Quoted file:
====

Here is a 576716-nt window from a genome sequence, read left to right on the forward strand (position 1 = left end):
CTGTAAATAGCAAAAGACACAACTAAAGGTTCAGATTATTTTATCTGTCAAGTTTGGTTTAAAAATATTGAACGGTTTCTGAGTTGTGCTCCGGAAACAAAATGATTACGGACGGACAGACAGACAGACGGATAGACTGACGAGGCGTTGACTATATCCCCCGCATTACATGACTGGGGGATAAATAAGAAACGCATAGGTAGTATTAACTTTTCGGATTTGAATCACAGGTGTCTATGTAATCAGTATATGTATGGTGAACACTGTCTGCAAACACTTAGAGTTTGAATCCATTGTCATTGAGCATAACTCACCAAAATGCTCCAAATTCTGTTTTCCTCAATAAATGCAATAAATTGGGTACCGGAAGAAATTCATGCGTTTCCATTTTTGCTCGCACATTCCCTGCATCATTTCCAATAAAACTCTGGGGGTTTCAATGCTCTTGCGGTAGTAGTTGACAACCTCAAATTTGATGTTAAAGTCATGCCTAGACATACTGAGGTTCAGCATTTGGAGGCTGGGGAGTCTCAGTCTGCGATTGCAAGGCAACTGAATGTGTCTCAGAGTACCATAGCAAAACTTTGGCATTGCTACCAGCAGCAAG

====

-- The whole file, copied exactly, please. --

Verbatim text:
Here is a 576716-nt window from a genome sequence, read left to right on the forward strand (position 1 = left end):
CTGTAAATAGCAAAAGACACAACTAAAGGTTCAGATTATTTTATCTGTCAAGTTTGGTTTAAAAATATTGAACGGTTTCTGAGTTGTGCTCCGGAAACAAAATGATTACGGACGGACAGACAGACAGACGGATAGACTGACGAGGCGTTGACTATATCCCCCGCATTACATGACTGGGGGATAAATAAGAAACGCATAGGTAGTATTAACTTTTCGGATTTGAATCACAGGTGTCTATGTAATCAGTATATGTATGGTGAACACTGTCTGCAAACACTTAGAGTTTGAATCCATTGTCATTGAGCATAACTCACCAAAATGCTCCAAATTCTGTTTTCCTCAATAAATGCAATAAATTGGGTACCGGAAGAAATTCATGCGTTTCCATTTTTGCTCGCACATTCCCTGCATCATTTCCAATAAAACTCTGGGGGTTTCAATGCTCTTGCGGTAGTAGTTGACAACCTCAAATTTGATGTTAAAGTCATGCCTAGACATACTGAGGTTCAGCATTTGGAGGCTGGGGAGTCTCAGTCTGCGATTGCAAGGCAACTGAATGTGTCTCAGAGTACCATAGCAAAACTTTGGCATTGCTACCAGCAGCAAG